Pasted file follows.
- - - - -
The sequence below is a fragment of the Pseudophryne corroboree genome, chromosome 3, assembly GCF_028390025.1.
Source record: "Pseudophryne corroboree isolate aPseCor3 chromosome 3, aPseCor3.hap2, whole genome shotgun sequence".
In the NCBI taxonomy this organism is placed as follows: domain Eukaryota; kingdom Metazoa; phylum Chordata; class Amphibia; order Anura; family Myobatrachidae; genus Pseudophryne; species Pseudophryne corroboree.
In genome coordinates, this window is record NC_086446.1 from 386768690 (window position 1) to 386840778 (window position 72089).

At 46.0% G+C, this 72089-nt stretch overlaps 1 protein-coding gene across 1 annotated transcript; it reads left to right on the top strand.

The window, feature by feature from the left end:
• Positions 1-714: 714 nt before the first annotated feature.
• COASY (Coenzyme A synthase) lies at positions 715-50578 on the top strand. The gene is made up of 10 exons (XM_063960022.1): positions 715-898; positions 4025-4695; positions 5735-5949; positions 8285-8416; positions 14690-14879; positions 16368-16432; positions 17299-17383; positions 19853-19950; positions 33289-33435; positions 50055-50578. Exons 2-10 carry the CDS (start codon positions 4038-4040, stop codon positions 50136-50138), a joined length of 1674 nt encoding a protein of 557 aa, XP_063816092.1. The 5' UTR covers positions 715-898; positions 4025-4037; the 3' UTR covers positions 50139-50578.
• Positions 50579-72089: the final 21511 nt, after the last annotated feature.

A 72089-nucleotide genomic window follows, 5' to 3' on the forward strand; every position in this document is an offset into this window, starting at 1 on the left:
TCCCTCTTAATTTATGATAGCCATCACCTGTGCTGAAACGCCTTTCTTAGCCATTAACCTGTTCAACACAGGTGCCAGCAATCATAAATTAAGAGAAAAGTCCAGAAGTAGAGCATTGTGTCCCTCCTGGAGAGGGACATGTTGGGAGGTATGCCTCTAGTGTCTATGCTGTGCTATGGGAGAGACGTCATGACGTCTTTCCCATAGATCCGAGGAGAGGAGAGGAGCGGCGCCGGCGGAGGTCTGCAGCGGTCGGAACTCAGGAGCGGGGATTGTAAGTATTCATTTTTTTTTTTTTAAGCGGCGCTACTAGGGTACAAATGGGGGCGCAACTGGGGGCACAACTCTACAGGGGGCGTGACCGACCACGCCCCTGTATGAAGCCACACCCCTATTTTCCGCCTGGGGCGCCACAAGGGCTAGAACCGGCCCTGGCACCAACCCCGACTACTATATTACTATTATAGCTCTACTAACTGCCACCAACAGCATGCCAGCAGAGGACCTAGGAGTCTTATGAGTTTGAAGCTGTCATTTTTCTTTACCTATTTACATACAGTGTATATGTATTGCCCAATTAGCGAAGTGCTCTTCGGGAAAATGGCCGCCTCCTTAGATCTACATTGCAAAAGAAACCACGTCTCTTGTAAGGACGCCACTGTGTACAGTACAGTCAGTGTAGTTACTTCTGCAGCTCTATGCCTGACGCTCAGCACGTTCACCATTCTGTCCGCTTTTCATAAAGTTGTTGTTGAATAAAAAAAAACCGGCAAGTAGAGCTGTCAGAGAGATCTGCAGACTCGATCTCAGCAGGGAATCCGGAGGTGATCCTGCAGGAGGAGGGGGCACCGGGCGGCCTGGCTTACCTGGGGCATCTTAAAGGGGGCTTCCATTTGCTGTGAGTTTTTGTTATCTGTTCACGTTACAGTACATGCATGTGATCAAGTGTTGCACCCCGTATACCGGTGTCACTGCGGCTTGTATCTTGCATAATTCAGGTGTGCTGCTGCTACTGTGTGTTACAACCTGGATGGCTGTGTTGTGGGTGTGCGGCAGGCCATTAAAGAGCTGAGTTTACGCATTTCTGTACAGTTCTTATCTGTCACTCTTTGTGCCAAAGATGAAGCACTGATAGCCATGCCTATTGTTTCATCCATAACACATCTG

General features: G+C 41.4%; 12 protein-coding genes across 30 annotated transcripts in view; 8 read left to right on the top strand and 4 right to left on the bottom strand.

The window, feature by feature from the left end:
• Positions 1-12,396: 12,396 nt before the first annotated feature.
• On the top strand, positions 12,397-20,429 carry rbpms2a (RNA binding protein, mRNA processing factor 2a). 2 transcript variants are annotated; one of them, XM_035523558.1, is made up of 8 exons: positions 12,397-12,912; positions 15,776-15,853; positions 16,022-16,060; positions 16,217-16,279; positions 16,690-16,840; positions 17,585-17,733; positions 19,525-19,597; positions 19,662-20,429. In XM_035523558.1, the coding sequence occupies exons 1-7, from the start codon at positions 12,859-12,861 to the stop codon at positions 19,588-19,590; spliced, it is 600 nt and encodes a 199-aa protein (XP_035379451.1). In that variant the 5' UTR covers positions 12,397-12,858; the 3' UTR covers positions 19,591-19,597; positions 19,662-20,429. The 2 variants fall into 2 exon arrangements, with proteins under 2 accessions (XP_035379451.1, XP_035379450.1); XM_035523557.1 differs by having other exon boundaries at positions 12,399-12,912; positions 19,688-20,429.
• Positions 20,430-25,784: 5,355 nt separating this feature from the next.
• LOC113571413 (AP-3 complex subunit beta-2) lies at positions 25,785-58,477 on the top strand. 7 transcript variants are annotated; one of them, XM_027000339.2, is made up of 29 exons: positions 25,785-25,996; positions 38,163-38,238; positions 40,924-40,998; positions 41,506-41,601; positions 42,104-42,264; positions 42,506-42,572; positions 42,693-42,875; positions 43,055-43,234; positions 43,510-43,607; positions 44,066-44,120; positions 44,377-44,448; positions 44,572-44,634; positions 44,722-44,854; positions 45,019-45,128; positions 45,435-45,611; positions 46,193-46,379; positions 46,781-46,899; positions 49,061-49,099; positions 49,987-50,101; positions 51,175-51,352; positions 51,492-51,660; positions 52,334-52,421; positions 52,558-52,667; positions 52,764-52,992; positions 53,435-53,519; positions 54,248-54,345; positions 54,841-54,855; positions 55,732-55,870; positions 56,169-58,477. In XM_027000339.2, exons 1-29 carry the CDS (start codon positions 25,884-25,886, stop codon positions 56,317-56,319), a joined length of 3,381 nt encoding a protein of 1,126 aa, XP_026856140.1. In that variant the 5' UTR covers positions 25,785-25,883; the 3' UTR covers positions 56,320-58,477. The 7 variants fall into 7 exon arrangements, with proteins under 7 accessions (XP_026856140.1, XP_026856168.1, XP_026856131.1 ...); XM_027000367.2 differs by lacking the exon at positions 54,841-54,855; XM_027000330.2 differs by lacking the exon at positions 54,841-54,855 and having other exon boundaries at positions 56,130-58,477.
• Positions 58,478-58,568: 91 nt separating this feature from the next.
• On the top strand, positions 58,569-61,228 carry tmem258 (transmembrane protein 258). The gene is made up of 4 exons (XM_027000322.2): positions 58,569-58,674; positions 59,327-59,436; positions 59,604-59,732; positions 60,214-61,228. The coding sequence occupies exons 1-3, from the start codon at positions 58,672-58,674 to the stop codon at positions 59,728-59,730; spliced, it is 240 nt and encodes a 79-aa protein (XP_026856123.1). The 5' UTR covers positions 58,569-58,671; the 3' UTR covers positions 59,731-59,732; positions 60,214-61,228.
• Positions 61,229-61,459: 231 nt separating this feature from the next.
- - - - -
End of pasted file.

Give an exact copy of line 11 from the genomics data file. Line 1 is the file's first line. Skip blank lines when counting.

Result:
TCCCTCTTAATTTATGATAGCCATCACCTGTGCTGAAACGCCTTTCTTAGCCATTAACCTGTTCAACACAGGTGCCAGCAATCATAAATTAAGAGAAAAGTCCAGAAGTAGAGCATTGTGTCCCTCCTGGAGAGGGACATGTTGGGAGGTATGCCTCTAGTGTCTATGCTGTGCTATGGGAGAGACGTCATGACGTCTTTCCCATAGATCCGAGGAGAGGAGAGGAGCGGCGCCGGCGGAGGTCTGCAGCGGTCGGAACTCAGGAGCGGGGATTGTAAGTATTCATTTTTTTTTTTTTAAGCGGCGCTACTAGGGTACAAATGGGGGCGCAACTGGGGGCACAACTCTACAGGGGGCGTGACCGACCACGCCCCTGTATGAAGCCACACCCCTATTTTCCGCCTGGGGCGCCACAAGGGCTAGAACCGGCCCTGGCACCAACCCCGACTACTATATTACTATTATAGCTCTACTAACTGCCACCAACAGCATGCCAGCAGAGGACCTAGGAGTCTTATGAGTTTGAAGCTGTCATTTTTCTTTACCTATTTACATACAGTGTATATGTATTGCCCAATTAGCGAAGTGCTCTTCGGGAAAATGGCCGCCTCCTTAGATCTACATTGCAAAAGAAACCACGTCTCTTGTAAGGACGCCACTGTGTACAGTACAGTCAGTGTAGTTACTTCTGCAGCTCTATGCCTGACGCTCAGCACGTTCACCATTCTGTCCGCTTTTCATAAAGTTGTTGTTGAATAAAAAAAAACCGGCAAGTAGAGCTGTCAGAGAGATCTGCAGACTCGATCTCAGCAGGGAATCCGGAGGTGATCCTGCAGGAGGAGGGGGCACCGGGCGGCCTGGCTTACCTGGGGCATCTTAAAGGGGGCTTCCATTTGCTGTGAGTTTTTGTTATCTGTTCACGTTACAGTACATGCATGTGATCAAGTGTTGCACCCCGTATACCGGTGTCACTGCGGCTTGTATCTTGCATAATTCAGGTGTGCTGCTGCTACTGTGTGTTACAACCTGGATGGCTGTGTTGTGGGTGTGCGGCAGGCCATTAAAGAGCTGAGTTTACGCATTTCTGTACAGTTCTTATCTGTCACTCTTTGTGCCAAAGATGAAGCACTGATAGCCATGCCTATTGTTTCATCCATAACACATCTG